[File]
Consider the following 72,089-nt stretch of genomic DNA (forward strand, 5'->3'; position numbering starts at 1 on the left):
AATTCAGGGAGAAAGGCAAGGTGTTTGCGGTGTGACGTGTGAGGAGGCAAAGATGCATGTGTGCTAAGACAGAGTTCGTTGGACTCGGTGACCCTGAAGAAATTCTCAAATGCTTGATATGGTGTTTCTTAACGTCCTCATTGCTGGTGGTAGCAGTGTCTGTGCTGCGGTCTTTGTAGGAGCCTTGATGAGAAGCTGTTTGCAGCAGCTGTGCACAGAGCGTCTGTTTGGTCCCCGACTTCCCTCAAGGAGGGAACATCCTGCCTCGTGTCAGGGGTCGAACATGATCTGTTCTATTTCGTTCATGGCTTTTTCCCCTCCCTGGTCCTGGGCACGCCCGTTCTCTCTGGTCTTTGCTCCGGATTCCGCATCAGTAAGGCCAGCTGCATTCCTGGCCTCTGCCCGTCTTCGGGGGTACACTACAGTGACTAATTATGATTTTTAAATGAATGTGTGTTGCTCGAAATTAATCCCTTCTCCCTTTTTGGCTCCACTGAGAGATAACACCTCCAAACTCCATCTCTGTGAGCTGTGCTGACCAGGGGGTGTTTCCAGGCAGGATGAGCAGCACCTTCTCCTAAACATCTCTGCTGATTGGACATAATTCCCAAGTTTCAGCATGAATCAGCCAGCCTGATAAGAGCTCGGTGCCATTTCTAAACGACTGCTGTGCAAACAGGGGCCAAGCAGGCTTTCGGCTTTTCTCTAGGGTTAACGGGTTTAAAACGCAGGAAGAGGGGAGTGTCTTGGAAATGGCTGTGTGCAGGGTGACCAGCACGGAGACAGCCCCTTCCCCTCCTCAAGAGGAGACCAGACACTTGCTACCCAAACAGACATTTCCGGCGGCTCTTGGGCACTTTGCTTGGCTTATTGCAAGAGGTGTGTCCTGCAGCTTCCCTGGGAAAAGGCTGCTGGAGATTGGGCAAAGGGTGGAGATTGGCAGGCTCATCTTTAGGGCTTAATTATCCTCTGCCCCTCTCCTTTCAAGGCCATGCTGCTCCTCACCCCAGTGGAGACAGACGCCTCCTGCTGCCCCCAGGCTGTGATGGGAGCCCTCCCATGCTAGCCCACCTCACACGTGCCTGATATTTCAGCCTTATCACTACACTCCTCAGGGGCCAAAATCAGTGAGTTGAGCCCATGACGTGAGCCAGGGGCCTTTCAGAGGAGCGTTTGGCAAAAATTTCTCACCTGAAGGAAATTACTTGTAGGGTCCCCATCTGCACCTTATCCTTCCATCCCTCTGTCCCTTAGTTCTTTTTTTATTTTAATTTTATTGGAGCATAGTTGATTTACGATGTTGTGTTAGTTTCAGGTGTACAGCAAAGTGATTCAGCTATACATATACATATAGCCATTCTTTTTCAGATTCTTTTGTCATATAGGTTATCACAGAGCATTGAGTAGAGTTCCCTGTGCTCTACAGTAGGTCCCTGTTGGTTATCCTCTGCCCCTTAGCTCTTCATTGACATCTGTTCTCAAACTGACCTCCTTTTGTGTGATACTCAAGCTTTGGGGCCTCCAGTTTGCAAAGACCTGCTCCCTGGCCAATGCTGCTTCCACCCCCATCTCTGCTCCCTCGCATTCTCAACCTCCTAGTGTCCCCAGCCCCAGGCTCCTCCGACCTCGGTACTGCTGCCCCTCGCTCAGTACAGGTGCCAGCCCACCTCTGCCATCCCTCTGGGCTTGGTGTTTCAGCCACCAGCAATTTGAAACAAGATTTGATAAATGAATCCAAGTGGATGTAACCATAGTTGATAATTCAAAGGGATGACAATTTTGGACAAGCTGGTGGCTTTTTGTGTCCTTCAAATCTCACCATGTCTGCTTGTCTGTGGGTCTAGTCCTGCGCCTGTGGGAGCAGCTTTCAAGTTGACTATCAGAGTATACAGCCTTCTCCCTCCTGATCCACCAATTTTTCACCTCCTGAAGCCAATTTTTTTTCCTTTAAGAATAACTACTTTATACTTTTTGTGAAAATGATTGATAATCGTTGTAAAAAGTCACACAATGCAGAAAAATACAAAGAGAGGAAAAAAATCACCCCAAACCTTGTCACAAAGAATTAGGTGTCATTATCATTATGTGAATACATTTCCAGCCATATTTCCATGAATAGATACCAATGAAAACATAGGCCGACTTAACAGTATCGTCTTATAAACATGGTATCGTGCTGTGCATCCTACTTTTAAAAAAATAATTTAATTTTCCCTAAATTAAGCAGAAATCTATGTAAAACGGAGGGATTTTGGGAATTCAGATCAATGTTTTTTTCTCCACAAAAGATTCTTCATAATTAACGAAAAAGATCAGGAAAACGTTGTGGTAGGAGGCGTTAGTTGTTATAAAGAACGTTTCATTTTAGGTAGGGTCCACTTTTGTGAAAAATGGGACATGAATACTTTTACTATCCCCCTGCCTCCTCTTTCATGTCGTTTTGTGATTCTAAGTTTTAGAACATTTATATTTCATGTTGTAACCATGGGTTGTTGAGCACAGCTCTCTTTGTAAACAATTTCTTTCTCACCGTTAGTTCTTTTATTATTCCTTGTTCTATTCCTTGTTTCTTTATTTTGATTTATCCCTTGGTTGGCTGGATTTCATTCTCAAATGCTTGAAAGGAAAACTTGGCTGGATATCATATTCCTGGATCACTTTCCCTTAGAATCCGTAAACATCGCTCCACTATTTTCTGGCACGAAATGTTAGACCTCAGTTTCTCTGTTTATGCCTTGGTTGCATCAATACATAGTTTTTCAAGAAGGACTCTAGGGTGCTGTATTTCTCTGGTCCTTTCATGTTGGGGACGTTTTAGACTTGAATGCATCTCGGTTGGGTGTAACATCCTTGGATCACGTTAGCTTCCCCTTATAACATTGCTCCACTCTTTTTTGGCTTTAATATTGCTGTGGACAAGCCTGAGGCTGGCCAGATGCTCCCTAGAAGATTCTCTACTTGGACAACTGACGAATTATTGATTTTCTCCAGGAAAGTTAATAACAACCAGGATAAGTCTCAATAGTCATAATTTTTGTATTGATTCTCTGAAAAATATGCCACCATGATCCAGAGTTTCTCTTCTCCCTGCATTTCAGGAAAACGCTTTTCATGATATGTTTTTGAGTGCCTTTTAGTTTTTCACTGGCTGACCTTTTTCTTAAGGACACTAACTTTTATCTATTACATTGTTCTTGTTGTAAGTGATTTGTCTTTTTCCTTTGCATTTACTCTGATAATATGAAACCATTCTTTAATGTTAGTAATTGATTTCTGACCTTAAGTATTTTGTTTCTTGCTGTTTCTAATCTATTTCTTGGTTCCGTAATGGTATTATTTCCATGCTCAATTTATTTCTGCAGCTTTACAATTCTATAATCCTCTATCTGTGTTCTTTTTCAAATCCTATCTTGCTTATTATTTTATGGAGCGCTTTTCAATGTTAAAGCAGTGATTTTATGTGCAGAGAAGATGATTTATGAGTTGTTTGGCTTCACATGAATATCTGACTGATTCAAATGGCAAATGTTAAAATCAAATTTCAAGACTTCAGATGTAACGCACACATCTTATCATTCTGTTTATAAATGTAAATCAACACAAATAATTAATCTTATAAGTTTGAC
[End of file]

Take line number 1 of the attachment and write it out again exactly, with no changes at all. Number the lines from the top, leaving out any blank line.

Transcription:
Consider the following 72,089-nt stretch of genomic DNA (forward strand, 5'->3'; position numbering starts at 1 on the left):